#1 During the crisis probably the most we can do is get ‘otherwise unengaged’ staff to provide relief and backup for medical, resthome and essential service staff. Idle sparkies can ride shotgun with linesmen; TF soldiers could give lone police patrols a buddy. Hotel room service could relieve resthome and hospital staff. Lavish provision of good PPE will help with preserving bubbles.

      #2 After the crisis brief induction and then on-the-job training will provide a flood of teacher’s aids to help with special needs and take some strain off teachers.

      #3 New roading and infrastructure projects are allowed where the project supports a strategic need and manpower and plant are available. New roading spines located 100 metres above sea level are ok, coastal roads not. Build all those consented renewable energy projects and mothball fossil fuel generation. Build a new cable across Cook Straight and upgrade the main power transmission system in both islands to cope with increase demand from electric transport and the upcoming demise of gas supplies to the North Island.

      #4 Carry out all required maintenance to hospitals and schools (using newly trained labour where possible).

      #5 Build storage facilities for stockpiling critical commodities and commence stockpiling.

      #6 Rebuild farms (all of them) to function without impacting water or air quality.

      #8 Reformat water supply and wastewater infrastructure to allow drought-stricken parts of the country to function for as long as possible.

      #9 Electrify all transport services starting with rail and bus, Reinstate passenger rail routes to replace ‘crashed’ air services.

      #10 Insulate every living room and bedroom, double glaze windows, provide heat pumps, solar panels and batteries to provide resilience and ease peak power demands.

      Those ten would be a good start, and would see the creation of many many new jobs. The rest of my list (earlier) will follow in due course.

      The key guiding principle must be that ‘business as usual’ is gone for ever, and only programmes which put us on a sustainable, equitable, path to a better social, environmental and economic future (recognising especially the threat of climate change) will be pursued.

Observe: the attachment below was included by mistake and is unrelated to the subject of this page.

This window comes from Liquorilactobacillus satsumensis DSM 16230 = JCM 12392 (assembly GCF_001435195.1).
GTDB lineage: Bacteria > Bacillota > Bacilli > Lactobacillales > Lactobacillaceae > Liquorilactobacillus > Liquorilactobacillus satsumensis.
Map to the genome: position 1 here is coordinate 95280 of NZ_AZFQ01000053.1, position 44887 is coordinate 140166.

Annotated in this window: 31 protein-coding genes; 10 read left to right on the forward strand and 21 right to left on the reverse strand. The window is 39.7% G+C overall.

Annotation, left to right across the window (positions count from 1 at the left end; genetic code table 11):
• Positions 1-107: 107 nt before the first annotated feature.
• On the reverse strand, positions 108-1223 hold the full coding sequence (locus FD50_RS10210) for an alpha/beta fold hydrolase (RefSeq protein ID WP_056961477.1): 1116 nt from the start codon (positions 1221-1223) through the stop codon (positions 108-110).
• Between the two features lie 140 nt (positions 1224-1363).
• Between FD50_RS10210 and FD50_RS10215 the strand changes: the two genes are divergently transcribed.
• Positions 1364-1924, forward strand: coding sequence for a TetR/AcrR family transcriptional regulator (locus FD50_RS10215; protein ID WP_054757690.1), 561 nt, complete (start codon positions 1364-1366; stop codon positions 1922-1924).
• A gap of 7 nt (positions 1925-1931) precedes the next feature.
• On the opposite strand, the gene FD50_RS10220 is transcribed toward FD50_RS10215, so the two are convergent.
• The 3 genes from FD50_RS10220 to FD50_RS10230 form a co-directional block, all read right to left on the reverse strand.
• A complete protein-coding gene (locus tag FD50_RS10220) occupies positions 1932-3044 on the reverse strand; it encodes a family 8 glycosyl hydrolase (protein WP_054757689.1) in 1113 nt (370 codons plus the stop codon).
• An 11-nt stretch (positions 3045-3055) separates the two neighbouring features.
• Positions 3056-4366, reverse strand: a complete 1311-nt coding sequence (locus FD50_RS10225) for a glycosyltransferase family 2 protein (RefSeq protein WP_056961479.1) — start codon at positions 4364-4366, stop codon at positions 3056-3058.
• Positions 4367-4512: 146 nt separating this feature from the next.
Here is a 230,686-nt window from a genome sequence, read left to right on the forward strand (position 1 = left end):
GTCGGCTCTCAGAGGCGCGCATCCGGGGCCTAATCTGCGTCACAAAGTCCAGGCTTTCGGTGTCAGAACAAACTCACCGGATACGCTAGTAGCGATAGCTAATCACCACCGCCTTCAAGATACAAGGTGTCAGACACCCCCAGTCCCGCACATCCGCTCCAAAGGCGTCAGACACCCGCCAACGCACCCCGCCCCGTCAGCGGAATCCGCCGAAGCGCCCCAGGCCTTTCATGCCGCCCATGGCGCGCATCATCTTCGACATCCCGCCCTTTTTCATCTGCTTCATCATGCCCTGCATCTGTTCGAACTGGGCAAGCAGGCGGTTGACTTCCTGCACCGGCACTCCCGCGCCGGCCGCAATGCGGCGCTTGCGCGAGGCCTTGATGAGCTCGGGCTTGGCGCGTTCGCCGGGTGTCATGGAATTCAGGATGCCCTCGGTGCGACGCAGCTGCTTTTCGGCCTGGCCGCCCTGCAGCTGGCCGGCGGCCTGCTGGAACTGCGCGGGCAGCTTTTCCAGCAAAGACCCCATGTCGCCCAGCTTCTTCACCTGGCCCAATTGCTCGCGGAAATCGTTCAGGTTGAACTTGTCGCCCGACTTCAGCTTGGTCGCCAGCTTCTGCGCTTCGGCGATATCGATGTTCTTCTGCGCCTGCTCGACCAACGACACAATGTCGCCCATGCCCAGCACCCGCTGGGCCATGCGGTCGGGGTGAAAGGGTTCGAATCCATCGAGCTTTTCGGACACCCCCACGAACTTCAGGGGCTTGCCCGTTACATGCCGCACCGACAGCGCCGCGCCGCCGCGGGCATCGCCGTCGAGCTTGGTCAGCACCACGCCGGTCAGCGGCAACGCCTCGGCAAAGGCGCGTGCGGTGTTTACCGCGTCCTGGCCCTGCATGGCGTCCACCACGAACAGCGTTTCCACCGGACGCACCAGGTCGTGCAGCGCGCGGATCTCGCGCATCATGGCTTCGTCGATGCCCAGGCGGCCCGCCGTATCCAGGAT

Worth a crack, IMHO.

    • RedLogix 16.5

      Modern vehicles are hugely complex with tens of thousands of parts.

      Actually no. EV's typically have around 20 – 30 moving parts. In many ways they're much simpler mechanically, but far more complex electronically.

      And NZ's manufacturing/tech sector has progressed enormously since the days of the Trekka.

      With some of the right talent in charge NZ/Aus could set up a local EV manufacturing chain without too much difficulty.

  16. pat 18

    "This dire prognosis has prompted a flurry of activity as organisations like Greenpeace New Zealand cobble together draft stimulus packages to respond to the crisis. Shaw says he is personally agitating for a climate-friendly stimulus package."


    How much support will such a strategy receive?….think it reasonable to assume more than previously but will it be enough to overcome vested interests and uncertainty?

    • Ian 18.1

      Good to see the provincial growth fund folk have finally recognised that water storage and irrigation are very good investments for our small,semi bankrupt country. I expect major projects will be back on the agenda now that the tourism bubble has popped,boom,bang.

      norman and shaw need to change their narrative if they want to be taken seriously.

  17. Craig H 19

    Is this a good time to bring back Kiwibuild as a programme aimed at state houses? (probably with a different name)

  18. greywarshark 20

    This from Bernard Hickey:

    “We all have elderly relatives and, if we could shut it out of this country, they could live for quite a bit longer not to mention all those in south and west Auckland and Porirua (near Wellington) who have underlying health issues, who will get wiped out.”

    I think that the elderly and others with chronic disease should be considered for sure, but the economy shouldn't be sacrificed for them. The economy is how we live, how we provide for ourselves. We have to make changes.

    The economy has to change, and micro businesses need to keep going, need funding so they can keep going, we need to shop locally and help the young people running the local businesses keep going. Micro business is the neolib correct response to destroying our previous economy with freemarket imports flooding the country. Imagine the country covered with throwaway imports, clothing, toys, etc stretching out and smothering like the muddy flood water that covered Southland in February.